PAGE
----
Canada: Not all ponzi proceeds are taxable
09 October 2014
Posted by: Authors: Philip Friedlan and Adam Friedlan
Authors: Philip Friedlan and Adam Friedlan (Friedlan Law)
In Roszko v. The Queen (2014 TCC 59), the issue was whether $156,000 received by Mr. Roszko in 2008 from a Ponzi scheme administered by TransCap Corporation was a taxable receipt of interest income pursuant to paragraph 12(1)(c) of the Act. Notwithstanding that the money was purportedly paid as interest on amounts advanced to TransCap by Mr. Roszko and evidenced by interest-bearing promissory notes, the TCC held that in fact there never was a valid loan arrangement between the parties. Mr. Roszko provided TransCap with a series of amounts totalling $800,000 by way of promissory notes between February 2006 and December 2007. Subsequently, an Alberta Securities Commission investigation found that TransCap had perpetrated a fraud on its investors. On this basis, the TCC (per Miller J) held that there never was a valid contract between the parties or any source of income to which the payments to Mr. Roszko could be related.
In an earlier case (Johnson, 2012 FCA 253), the FCA concluded that there can be a source of income from a Ponzi scheme and, on the basis of the decision in The Queen v. Cranswick (82 DTC 6073 (FCA)), that if the investor ultimately receives back more money than he or she initially invested, then there is income from a source. However, Miller J found that the situation in Johnson was very different from that in Roszko.
In Johnson, the FCA found that the relevant contract simply mandated an investment of money on the basis that the money would be invested with a return in certain instalments. In Johnson, the court stated at paragraph 39 that
Ms. Johnson may well have believed that Mr. Lech was going to use the money to earn profits by option trading, because that is what he told her he would do. However, the record discloses no evidence upon which the judge could reasonably conclude that Mr. Lech was under a contractual obligation to Ms. Johnson to generate profits in that manner.
In Roszko, Miller J found (1) that the agreement specifically stipulated how the funds were to be invested, (2) that the funds were not invested in the manner intended, and (3) that the investment itself was a fraud.
Miller J also referred to paragraph 48 of Johnson, where the FCA endorsed the comments of Noël J in Hammill v. Canada (2005 FCA 252): "A fraudulent scheme from beginning to end . . . cannot give rise to a source of income from the victim’s point of view and hence cannot be considered as a business under any definition.” Applying this reasoning to the case at bar, Miller J reasoned that because the purported interest income was a fraud from the outset, the payments that Mr. Roszko received could not be considered income from property to the extent that they did not exceed the original investment. Consequently, the payments were a return of capital.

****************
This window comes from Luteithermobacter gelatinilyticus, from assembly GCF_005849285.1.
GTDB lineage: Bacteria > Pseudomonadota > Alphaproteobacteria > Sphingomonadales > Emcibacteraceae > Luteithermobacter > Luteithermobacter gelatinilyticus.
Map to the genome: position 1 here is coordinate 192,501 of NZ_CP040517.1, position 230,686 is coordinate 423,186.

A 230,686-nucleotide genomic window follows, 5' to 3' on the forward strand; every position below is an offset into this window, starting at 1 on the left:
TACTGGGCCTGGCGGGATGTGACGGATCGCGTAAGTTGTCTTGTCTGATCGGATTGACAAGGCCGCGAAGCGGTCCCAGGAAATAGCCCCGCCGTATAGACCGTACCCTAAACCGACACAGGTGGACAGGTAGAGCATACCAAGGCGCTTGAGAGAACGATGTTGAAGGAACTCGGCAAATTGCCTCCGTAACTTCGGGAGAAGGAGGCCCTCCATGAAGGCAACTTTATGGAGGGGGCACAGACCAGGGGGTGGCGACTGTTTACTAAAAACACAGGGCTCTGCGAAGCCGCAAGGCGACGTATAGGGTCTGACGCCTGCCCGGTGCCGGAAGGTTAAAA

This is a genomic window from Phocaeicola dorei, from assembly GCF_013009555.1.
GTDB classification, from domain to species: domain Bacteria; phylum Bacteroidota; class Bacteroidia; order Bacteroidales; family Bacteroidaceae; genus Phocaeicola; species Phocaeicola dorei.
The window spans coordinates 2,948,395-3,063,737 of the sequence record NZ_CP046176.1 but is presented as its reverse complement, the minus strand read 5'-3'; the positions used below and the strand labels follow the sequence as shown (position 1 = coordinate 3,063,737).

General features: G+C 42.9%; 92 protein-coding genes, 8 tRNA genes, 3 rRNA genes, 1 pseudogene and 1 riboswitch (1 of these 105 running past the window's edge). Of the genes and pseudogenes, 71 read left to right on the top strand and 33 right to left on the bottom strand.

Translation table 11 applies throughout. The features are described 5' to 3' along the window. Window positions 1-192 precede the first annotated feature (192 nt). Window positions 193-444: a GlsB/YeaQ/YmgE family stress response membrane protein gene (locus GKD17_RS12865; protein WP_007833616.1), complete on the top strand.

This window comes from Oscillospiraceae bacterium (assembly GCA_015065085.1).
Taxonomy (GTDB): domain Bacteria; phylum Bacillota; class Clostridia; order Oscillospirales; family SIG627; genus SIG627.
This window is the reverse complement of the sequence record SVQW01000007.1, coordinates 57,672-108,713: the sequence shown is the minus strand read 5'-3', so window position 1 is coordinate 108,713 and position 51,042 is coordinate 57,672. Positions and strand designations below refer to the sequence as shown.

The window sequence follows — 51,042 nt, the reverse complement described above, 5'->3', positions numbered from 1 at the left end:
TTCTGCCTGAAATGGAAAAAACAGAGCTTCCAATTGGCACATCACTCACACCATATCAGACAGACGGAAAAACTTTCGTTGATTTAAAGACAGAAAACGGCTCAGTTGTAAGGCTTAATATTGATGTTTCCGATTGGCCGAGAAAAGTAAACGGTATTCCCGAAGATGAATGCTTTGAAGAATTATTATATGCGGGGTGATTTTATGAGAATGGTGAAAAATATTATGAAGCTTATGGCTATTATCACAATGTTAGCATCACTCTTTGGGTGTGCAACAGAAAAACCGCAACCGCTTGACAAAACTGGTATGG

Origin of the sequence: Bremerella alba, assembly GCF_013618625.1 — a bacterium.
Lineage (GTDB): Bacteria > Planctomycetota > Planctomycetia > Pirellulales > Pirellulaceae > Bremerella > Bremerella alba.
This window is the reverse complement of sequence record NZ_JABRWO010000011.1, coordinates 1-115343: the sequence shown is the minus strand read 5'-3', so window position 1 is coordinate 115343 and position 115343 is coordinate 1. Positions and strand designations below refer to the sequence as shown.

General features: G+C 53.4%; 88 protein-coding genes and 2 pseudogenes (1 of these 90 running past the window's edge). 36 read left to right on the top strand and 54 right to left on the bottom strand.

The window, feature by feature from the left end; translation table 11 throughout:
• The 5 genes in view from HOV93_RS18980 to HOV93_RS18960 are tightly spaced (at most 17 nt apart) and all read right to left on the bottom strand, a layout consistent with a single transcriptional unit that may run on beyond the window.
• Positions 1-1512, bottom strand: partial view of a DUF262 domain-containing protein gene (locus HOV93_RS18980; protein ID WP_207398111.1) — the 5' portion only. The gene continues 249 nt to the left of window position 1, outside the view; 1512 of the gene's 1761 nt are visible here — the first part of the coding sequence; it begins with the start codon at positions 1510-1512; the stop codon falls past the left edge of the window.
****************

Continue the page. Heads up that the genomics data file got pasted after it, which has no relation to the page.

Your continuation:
In addition, Miller J applied the factors set out in Perini Estate v. The Queen (82 DTC 6080 (FCA)) and The Queen v. Sherway Centre Limited (98 DTC 6121 (FCA)), which if met would result in the amounts received by Mr. Roszko being treated as interest. Miller J concluded that those amounts could not be treated as interest because the requirement that the amount received be "a payment for the use of the money” had not been met: TransCap did not use the funds as it had contracted to do. Furthermore, Miller J reasoned that it was questionable whether TransCap could even be considered a borrower, since it simply "took from Peter to pay Paul”; therefore, the amounts received to the extent of the original advances were simply returns of capital.
Miller J also noted that there is a distinction between a finding that income was earned from a fraudulent act or illegal activity (as was the case in Johnson) and a finding that the investment itself is a fraud (the conclusion in Roszko). This distinction is reflected in the following quotation from paragraph 49 of Johnson, which distinguished that case from Hammill:
In other words, the proceeds of an illegal activity in and of themselves can give rise to a taxable source of income, but if the investment itself is fraudulent, the return of funds to the extent of the original investment cannot.
[T]he principle upon which Mr. Hammill was precluded from claiming tax relief for his losses is not applicable to Ms. Johnson. Their circumstances are entirely different, not because she profited from her transactions with Mr. Lech, but because her contractual rights were respected. As a matter of law, the fact that Mr. Lech used the proceeds of his unlawful Ponzi scheme to fund the profits . . . is not relevant in determining the income tax consequences to Ms. Johnson.
Roszko is a welcome decision that may give some comfort to the victims of Ponzi schemes who have received payments only up to the amount of their initial investment and whose contracts had specifically stipulated the manner in which funds transferred would be invested. The case also clarifies the circumstances in which a payment from a Ponzi scheme constitutes a taxable receipt.
This article first appeared on ctf.ca.